[19] Lucy Greenwood, ‘The Canary Is Dead: Arbitration and Climate Change,’ in Maxi Scherer (ed), Journal of International Arbitration, (© Kluwer Law International; Kluwer Law International 2021, Volume 38 Issue 3) pp. 318.

    [20] ICC Commission report 2019, paras 25-74

    [21] Global Arbitration Review, ‘Goldman Sachs brings claim against Mexican state utility’ (19 May 2021) https://globalarbitrationreview.com/article/goldman-sachs-brings-claim-against-mexican-state-utility#:~:text=US%20investment%20bank%20Goldman%20Sachs,rise%20in%20natural%20gas%20prices. Accessed 24 October 2022.

    [22] ICC Commission report 2019, para 22

    [23] Ibid.

    [24] ICC Commission report 2019, para 18

    [25] ICC Commission report 2019, para 17

    [26] Stephanie Balsys, Mishcon de Reya LLP, “Climate change: forecast for arbitration and current trends”, 2021, pp. 12.

    [27] ICC Commission report 2019, para 4.1

    [28] Martin J Valasek and Carolin Bélair, International Arbitration and Climate Change, Norton Rose Fulbright International Arbitration Report Issue 20, May 2023. https://www.nortonrosefulbright.com/-/media/files/nrf/nrfweb/publications/international-arbitration-report-issue-20.pdf?revision=1eb03007-24d5-4d37-a854-db4991a7840d&revision=5249886851577387904.

    [29] Stephanie Balsys, Mishcon de Reya LLP, “Climate change: forecast for arbitration and current trends”, 2021, pp. 12.

    [30] Constantine Partasides and Simon Maynard, ‘Raising the Curtain on English Arbitration’ (2017) 33(2) Arbitration International 197;  pp. 197.

    [31] Lawrence Collins LJ, Emmott v Michael Wilson Partnership [2017].

    [32] Constantine Partasides and Simon Maynard, ‘Raising the Curtain on English Arbitration’ (2017) 33(2) Arbitration International 197;  pp. 198-200.

    [33] ICC Commission report 2019, para 5.70

    [34] ICC Commission report 2019, para 5.78

    [35] Felipe Caldas Veras, ‘Commercial arbitration and the fight against climate change: what role can it actually play?’, LSE Law Review, 2022.

    [36] Stephanie Balsys, Mishcon de Reya LLP, “Climate change: forecast for arbitration and current trends”, 2021, pp. 12.

    [37] For example The International Institute for Sustainable Development, Communities for a Better Environment, The Bluewater Network of Earth Island Institute, The Centre for International Environmental Law, Earthworks and Earth Justice have all submitted amicus curae briefs concerning environmental matters in ICSID administered arbitrations (see: Glamis Gold Ltd v USA (UNCITRAL); Biwater Guaff v Tanzania (ICSID Case ARB/05/22); Suez/Vivendi v Argentina (ICSID Case No ARB/03/19); Methanex Corporation v USA (UNCITRAL); Pac Rim v Republic of El Salvador (ICSID Case No ARB/09/12)). See Stephanie Balsys, Mishcon de Reya 2021 for a further discussion.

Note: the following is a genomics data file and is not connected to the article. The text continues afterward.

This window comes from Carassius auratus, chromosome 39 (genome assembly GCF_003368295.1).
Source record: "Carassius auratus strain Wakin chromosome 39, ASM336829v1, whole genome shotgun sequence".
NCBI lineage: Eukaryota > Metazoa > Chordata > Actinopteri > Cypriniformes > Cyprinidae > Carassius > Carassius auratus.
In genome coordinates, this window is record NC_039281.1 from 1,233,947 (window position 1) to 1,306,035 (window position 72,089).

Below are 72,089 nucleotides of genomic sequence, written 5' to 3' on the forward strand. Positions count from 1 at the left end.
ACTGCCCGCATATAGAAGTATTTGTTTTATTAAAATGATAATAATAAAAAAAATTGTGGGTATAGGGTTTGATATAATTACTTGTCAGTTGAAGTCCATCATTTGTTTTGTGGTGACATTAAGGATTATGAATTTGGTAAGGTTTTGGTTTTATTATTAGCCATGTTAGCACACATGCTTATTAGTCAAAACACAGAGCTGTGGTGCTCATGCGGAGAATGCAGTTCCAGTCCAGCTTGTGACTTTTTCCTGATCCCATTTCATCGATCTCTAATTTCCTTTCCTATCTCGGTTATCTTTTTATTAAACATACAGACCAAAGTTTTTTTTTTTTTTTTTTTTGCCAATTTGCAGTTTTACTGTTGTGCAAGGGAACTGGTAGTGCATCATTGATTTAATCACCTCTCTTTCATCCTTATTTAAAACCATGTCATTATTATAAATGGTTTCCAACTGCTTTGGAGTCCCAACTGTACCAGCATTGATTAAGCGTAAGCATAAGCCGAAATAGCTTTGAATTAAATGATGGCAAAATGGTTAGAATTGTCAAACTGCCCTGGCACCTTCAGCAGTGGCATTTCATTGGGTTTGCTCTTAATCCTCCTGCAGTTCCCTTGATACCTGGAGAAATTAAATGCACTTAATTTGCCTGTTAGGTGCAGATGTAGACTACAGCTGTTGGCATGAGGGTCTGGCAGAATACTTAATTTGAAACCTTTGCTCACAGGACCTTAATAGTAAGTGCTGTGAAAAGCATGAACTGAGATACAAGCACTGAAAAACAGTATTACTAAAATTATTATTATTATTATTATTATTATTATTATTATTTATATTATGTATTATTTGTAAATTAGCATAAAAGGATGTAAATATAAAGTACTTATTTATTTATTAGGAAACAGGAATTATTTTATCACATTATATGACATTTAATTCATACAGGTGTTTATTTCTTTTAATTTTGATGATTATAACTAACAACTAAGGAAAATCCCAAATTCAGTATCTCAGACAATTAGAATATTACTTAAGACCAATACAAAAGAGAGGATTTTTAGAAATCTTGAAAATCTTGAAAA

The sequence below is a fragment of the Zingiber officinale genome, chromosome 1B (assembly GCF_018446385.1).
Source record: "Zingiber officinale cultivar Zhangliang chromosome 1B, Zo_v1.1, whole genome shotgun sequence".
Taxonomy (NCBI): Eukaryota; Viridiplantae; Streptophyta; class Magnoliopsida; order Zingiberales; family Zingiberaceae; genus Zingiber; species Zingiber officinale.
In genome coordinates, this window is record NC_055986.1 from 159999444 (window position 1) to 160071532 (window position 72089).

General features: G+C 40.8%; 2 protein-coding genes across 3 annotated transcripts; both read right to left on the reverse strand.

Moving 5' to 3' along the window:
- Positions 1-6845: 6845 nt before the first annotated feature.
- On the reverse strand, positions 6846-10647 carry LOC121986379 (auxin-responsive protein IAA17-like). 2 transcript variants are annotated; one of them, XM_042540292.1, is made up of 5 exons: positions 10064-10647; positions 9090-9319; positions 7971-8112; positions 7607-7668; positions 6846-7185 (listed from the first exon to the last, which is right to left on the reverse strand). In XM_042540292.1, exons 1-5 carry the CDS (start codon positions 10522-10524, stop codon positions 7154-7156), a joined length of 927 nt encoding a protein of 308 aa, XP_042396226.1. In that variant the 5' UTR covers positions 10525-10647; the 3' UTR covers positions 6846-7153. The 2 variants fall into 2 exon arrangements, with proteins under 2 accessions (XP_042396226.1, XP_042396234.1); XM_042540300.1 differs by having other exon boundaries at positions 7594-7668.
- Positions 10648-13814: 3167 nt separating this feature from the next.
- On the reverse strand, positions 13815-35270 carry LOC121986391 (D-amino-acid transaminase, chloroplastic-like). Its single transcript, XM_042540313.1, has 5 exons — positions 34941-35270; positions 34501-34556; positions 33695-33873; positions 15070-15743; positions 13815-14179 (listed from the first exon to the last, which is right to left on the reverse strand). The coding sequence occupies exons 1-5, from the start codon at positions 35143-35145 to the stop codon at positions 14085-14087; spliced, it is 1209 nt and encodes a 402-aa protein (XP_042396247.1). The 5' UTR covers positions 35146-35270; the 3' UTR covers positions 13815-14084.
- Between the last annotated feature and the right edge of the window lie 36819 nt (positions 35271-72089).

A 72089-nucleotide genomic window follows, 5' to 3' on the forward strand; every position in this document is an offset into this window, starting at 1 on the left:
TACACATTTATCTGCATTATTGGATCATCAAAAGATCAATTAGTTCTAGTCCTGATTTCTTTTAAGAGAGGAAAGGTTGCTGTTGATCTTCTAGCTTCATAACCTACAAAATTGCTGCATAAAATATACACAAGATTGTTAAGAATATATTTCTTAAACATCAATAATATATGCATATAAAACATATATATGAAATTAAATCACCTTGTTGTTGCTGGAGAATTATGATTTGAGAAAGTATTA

[38]

    [39] Laurent Gouiffès & Melissa Ordonez (2022), pp. 215.

    [40] David W. Rivkin and Catherine Amirfar, ‘Climate Disputes and Sustainable Development in the Energy Sector’ in Maxi Scherer (ed), International Arbitration in the Energy Sector (Oxford University Press 2018) para 18.38  https://olrl-ouplaw-com.ezp.lib.cam.ac.uk/view/10.1093/law/9780198805786.001.0001/law-9780198805786-chapter-18#law-9780198805786-chapter-18-div1-85.  

    [41] Ibid.

    [42] ICC Commission report 2019, para 5.7

    [43] Laurent Gouiffès & Melissa Ordonez (2022), pp. 214.

    [44] ICC Commission report 2019, para 5.34

    [45] Ibid. 5.35

    [46] Ibid. 5.36

    [47] Ibid. 5.37

    [48] David W. Rivkin and Catherine Amirfar, 2018, para 18.37

    [49] Lucy Greenwood, ‘The Canary Is Dead: Arbitration and Climate Change’, in Maxi Scherer (ed), Journal of International Arbitration, (© Kluwer Law International; Kluwer Law International 2021, Volume 38 Issue 3) pp. 320.

    [50] See Inside Arbitration: Whether virtual or physical, we can do more to make arbitration hearings sustainable.

    [51] Lucy Greenwood, 2021, pp. 320

    [52] Ibid. 323

    [53] See https://chancerylaneproject.org/climate-clauses/low-carbon-arbitration-hearings/.

    [54] See https://chancerylaneproject.org/climate-clauses/avoidance-of-excessive-paperwork-in-dispute-resolution/.

    [55] See https://chancerylaneproject.org/climate-clauses/green-litigation-and-arbitration-protocols/.

    [56] See
    https://chancerylaneproject.org/climate-clauses/choice-of-green-governing-law-clause/.